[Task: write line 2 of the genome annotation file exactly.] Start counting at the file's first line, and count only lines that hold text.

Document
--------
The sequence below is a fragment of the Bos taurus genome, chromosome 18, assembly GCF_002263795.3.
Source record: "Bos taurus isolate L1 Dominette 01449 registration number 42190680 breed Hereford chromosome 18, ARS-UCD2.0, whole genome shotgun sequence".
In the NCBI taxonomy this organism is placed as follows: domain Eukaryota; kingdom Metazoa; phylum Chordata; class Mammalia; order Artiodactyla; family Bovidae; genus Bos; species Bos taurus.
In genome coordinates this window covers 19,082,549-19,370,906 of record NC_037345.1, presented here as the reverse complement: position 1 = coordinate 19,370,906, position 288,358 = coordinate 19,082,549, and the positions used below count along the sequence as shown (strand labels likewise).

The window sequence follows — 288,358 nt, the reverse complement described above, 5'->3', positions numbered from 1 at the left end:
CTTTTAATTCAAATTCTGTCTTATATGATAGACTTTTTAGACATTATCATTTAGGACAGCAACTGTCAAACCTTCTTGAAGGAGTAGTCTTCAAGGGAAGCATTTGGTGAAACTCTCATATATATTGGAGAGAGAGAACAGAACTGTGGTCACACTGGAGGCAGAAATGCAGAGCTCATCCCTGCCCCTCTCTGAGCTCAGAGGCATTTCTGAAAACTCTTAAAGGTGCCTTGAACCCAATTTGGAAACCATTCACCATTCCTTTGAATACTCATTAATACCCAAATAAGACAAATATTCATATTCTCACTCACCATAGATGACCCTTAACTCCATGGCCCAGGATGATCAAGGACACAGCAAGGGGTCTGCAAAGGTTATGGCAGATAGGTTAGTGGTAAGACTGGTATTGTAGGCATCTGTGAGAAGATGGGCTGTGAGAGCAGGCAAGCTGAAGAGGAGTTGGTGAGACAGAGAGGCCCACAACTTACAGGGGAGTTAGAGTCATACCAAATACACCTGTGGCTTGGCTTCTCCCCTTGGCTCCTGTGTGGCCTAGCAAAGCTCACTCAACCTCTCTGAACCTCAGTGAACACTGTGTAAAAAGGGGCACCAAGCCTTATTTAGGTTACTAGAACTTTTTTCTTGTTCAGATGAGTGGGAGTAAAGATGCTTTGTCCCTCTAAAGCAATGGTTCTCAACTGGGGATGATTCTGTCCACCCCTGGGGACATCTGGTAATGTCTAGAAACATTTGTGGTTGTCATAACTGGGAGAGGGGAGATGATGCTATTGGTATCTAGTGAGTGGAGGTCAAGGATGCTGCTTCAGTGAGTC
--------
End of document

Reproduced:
Source record: "Bos taurus isolate L1 Dominette 01449 registration number 42190680 breed Hereford chromosome 18, ARS-UCD2.0, whole genome shotgun sequence".